eNewsletter for October 28, 2013 October 31st, 2013
This is the plan for overhauling Los Angeles Union Station just approved by the Board of LA Metro. The old pedestrian tunnel will be replaced with a large open area under the tracks to eliminate crowding and add more retail space at the Station. A new 2 story bus facility will be build along side of track one just west of the Gold Line Platforms. There will also be direct access under the tracks between the Gold Line to the Red and Purple Subway station as well as buses and the trains at original tracks. At the east end where the current bus area is will be use for more retail and office buildings.
eNewsletter for October 21, 2013 October 25th, 2013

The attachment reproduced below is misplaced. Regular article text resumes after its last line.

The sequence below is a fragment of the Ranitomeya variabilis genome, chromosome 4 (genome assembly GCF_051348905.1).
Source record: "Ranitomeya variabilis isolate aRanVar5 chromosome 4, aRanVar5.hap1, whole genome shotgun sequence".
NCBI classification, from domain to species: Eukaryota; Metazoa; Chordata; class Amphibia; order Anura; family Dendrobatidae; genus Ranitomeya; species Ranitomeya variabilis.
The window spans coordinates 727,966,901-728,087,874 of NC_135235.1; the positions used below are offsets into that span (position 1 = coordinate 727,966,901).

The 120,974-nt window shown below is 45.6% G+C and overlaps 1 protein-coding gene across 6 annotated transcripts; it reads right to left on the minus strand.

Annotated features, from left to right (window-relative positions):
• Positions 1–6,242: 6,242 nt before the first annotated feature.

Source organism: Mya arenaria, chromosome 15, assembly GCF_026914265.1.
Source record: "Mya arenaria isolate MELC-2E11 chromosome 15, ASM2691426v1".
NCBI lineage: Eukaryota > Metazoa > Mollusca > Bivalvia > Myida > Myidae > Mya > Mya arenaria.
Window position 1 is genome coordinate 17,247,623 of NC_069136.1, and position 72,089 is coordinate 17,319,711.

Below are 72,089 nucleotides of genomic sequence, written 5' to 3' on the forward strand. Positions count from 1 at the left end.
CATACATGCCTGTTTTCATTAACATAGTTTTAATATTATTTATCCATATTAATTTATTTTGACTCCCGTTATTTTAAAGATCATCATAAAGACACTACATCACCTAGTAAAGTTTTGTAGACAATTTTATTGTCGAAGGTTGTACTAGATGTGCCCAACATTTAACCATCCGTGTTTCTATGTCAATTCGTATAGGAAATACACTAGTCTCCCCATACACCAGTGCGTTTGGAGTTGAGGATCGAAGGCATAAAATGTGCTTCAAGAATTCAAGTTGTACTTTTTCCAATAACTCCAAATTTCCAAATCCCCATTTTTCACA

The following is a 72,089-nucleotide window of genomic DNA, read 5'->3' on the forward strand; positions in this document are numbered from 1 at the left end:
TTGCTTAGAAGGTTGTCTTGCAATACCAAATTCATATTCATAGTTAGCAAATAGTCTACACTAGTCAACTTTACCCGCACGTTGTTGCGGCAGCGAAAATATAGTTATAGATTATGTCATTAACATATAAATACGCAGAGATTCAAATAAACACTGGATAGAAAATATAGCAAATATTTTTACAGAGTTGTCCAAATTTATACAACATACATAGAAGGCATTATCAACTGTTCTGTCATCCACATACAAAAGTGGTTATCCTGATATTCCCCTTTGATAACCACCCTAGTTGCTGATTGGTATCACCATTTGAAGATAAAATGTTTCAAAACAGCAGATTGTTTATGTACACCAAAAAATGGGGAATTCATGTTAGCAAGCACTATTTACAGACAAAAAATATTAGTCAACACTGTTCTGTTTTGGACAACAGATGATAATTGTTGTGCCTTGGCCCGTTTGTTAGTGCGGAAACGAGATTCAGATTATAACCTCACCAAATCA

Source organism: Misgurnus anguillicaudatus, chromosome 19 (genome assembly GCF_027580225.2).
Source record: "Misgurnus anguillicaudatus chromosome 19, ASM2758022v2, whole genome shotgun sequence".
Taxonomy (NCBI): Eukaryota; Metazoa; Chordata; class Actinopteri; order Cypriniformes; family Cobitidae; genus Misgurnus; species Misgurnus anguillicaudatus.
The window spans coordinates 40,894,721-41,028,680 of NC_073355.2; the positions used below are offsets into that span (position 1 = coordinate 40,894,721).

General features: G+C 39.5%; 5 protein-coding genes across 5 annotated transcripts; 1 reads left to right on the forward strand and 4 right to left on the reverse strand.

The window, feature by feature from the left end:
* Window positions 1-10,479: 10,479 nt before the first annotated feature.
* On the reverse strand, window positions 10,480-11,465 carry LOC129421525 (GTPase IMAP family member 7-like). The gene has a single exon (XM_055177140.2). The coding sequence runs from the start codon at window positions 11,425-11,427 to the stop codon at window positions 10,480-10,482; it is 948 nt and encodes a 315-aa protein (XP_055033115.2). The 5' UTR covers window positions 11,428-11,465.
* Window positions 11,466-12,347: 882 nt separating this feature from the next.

Most of the hyperbole about the High Speed Rail program is driven by old fashion partisan politics rather than sound transportation policy. The Prop 1A Ballot measure allows the State to sell 10 Billion dollars in bonds for Public/Private financing of a High Speed Railroad through California. The assumption was the bonds would be matched with Federal Funds. The ballot measure prevents the State from subsidizing operation of HSR Train service. But the intent of the project is that the majority of the funding will be privately raised and serviced by profits from the operation of the HSR trains. Most High Speed trains, most intercity passenger trains for that matter make an operating profit. The ballot measure does not require the train’s profits to pay off all of the capital costs of the HSR project. Much of the hysterical opposition to the HSR project is either ignorant of what is in the Prop 1A ballot measure or is intentionally trying to mislead the public. NB